Newton avoids this trap very neatly by including state terror in his own understanding of the word "terror" itself. However, it is clear from Ryan Gawn's article "In Larger Freedom" (page 16, this issue) that this understanding does not extend to the Secretary-General's attempts over the past few years to get UN Member States to agree on a clear definition of terrorism.
Kofi Annan's working definition is that terrorism is "any intentional attack on civilians and non-combatants by non-state actors for political purposes -- any act intended to cause death or serious bodiliy harm to civilians." Thus, for the obvious reason that Annan has to deal with States, he excludes the major terrorists -- the States themselves -- in his definition.
To define terrorism fully, it is necessary to include the terror perpetrated by States, even if State terror and non-state terror are to be separated within the whole definition. The States must not be allowed to escape, so to speak. The signatories of the UN Charter are all of them States, notwithstanding the opening words of the Charter: "We the peoples of the United Nations determined to save succeeding generations from the scourge of war...."
The United Nations is an organization for States to sign up with, but at the same time it is meant to represent the world's peoples. It is at loggerheads with its own objectives when a State party does not properly represent its people. This theme recurs in diverse ways in The Diplomacy of Hope, and Newton always sheds light rather than confusion. At the same time, he says (p.151) that Vaclav Havel, then Czech President, "envisaged a new UN with two parallel assemblies, one like the present General Assembly, and the other directly elected by everyone in the world."
Havel's idea may not have been new. An entire chapter on this subject in United Nations Reform, eds. Eric Fawcett and Hanna Newcombe (Science for Peace/Dundurn Press, 1995), makes a good case that the second, peoples' assembly is needed sooner rather than later.
There are two places where Newton needs to be corrected. He opens chapter three ("Disarmament: Life or Death?") with a statement drawn from Lawrence Keeley to show that war has always been with us. Quoting from one man is simply not sufficient when the statement itself is so important and as controversial as this one is. Distinguished archaeologist Marija Gimbutas (now deceased) found, by contrast, no evidence for war or weapons of war in Old Europe prior to 4300 BCE. To be sure, there has always been conflict and doubtless also murder occasionally, and deaths in struggles between individuals. But that is not war. War requires organization and planning. In this context the very title of Keeley's cited book, War Before Civilization, has the sound of an oxymoron. If Keeley is right, there can be little hope for the world, since the guarantee of war in a nuclear age must surely spell doom. In the findings of Gimbutas and some who have followed her discoveries, the appearance of war and of male gods (gods of war) began about 4300 BC. These developments parallel the onset and subsequent growth of male dominance in human society, something Newton recognizes we must get away from. Therein lies hope.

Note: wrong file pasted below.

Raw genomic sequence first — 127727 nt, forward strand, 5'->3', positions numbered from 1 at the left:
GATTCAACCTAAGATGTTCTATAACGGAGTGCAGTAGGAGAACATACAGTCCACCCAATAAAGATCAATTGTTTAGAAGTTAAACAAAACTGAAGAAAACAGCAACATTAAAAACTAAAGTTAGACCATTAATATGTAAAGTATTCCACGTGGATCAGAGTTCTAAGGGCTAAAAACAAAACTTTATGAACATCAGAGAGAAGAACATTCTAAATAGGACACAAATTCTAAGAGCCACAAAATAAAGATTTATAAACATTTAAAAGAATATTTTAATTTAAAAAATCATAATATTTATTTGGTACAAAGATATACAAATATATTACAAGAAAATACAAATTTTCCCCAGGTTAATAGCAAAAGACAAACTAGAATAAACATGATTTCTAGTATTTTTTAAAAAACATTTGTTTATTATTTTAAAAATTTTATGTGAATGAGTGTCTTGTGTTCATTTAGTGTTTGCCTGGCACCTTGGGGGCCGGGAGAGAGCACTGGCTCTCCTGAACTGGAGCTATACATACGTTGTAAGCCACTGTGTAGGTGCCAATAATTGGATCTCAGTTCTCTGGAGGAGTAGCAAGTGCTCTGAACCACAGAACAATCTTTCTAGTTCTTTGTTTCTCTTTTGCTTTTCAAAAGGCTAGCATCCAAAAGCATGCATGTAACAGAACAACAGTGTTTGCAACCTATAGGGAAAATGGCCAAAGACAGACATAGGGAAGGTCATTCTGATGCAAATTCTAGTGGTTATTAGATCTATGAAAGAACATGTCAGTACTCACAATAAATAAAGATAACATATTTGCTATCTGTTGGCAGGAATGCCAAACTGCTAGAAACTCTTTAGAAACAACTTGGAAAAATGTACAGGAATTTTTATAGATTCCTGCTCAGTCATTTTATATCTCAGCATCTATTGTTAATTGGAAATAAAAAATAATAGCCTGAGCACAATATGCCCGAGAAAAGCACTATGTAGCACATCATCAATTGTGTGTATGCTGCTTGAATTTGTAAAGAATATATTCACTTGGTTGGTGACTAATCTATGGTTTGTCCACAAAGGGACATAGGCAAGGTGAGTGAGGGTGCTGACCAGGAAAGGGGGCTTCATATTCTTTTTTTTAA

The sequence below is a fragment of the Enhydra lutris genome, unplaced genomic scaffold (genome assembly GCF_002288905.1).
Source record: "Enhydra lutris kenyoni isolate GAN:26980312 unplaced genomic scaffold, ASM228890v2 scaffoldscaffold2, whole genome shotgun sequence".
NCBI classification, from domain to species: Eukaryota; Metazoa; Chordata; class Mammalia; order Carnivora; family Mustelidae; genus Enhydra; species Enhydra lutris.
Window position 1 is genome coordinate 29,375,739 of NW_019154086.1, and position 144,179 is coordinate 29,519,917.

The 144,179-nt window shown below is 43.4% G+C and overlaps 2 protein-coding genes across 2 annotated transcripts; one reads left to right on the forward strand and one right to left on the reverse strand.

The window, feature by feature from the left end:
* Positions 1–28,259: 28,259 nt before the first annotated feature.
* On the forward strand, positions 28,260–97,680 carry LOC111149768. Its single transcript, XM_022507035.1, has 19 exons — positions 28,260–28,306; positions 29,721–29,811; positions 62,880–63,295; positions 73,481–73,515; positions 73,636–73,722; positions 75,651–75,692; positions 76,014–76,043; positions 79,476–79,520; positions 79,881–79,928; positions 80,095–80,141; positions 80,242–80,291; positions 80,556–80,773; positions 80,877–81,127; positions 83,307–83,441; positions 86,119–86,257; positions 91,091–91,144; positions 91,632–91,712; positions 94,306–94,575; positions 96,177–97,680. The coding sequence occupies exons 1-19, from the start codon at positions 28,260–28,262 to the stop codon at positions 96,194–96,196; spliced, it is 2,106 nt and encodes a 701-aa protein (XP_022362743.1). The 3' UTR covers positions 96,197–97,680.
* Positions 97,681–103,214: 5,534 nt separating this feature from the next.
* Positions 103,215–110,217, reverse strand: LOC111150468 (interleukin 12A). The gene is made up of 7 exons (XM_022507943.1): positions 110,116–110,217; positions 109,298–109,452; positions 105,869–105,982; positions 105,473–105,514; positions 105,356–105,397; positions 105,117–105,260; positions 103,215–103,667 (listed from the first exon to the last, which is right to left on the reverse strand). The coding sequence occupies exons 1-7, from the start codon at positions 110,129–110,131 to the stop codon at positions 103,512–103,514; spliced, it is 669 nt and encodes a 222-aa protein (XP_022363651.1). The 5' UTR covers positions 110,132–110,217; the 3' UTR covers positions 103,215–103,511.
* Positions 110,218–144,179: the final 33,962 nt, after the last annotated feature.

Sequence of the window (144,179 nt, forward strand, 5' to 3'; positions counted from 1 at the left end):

A relatively minor flaw may be seen in Newton's interpretation of the US failure in Somalia. We find: "...[eighteen] Marines fell into the hands of Aidid's mob.... The US army pulled out and the UN was blamed for it." Evidently some foreign news didn't reach the UN or the public press. The US went into Somalia like the other UN forces to keep the peace between Aidid and his rivals, and the US mistakenly thought they were fighting one of the two sides, an untenable situation for peacekeepers or peacemakers. In fact the attack on US forces was being carried out by a small private army -- armed from the Sudan by Osama bin Laden, who was living there in exile at the time. The ignorance of this fact in the US command (if that was the case) amounts to a gross failure in military intelligence.
The Diplomacy of Hope can be purchased from the UN bookstore and through Amazon.com.
Reviewed by Derek Paul, a retired physics professor in Toronto.